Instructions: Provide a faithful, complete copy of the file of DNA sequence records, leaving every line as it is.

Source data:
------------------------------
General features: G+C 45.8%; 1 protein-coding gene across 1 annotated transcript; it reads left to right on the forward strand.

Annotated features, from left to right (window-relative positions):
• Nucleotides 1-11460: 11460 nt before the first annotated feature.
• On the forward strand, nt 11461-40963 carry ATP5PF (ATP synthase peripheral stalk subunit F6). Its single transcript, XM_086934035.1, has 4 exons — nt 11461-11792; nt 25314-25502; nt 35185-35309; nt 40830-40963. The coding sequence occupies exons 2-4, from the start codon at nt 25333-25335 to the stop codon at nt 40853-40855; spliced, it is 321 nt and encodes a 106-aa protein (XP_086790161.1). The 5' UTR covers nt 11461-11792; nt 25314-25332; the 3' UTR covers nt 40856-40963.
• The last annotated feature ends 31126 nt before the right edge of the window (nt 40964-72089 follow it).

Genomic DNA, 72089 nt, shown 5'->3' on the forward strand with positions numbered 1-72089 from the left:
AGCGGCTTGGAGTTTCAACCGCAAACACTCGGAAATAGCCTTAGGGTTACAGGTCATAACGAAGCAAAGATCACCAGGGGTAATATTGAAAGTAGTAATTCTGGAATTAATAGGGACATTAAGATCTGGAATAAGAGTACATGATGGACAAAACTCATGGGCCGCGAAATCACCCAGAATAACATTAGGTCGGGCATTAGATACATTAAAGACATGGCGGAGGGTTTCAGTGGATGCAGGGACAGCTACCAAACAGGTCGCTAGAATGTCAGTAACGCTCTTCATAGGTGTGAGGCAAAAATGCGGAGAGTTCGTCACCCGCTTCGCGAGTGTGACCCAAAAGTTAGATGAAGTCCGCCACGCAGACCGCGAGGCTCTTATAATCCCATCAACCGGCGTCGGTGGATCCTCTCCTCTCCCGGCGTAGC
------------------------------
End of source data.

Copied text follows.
General features: G+C 45.8%; 1 protein-coding gene across 1 annotated transcript; it reads left to right on the forward strand.

Annotated features, from left to right (window-relative positions):
• Nucleotides 1-11460: 11460 nt before the first annotated feature.
• On the forward strand, nt 11461-40963 carry ATP5PF (ATP synthase peripheral stalk subunit F6). Its single transcript, XM_086934035.1, has 4 exons — nt 11461-11792; nt 25314-25502; nt 35185-35309; nt 40830-40963. The coding sequence occupies exons 2-4, from the start codon at nt 25333-25335 to the stop codon at nt 40853-40855; spliced, it is 321 nt and encodes a 106-aa protein (XP_086790161.1). The 5' UTR covers nt 11461-11792; nt 25314-25332; the 3' UTR covers nt 40856-40963.
• The last annotated feature ends 31126 nt before the right edge of the window (nt 40964-72089 follow it).

Genomic DNA, 72089 nt, shown 5'->3' on the forward strand with positions numbered 1-72089 from the left:
AGCGGCTTGGAGTTTCAACCGCAAACACTCGGAAATAGCCTTAGGGTTACAGGTCATAACGAAGCAAAGATCACCAGGGGTAATATTGAAAGTAGTAATTCTGGAATTAATAGGGACATTAAGATCTGGAATAAGAGTACATGATGGACAAAACTCATGGGCCGCGAAATCACCCAGAATAACATTAGGTCGGGCATTAGATACATTAAAGACATGGCGGAGGGTTTCAGTGGATGCAGGGACAGCTACCAAACAGGTCGCTAGAATGTCAGTAACGCTCTTCATAGGTGTGAGGCAAAAATGCGGAGAGTTCGTCACCCGCTTCGCGAGTGTGACCCAAAAGTTAGATGAAGTCCGCCACGCAGACCGCGAGGCTCTTATAATCCCATCAACCGGCGTCGGTGGATCCTCTCCTCTCCCGGCGTAGC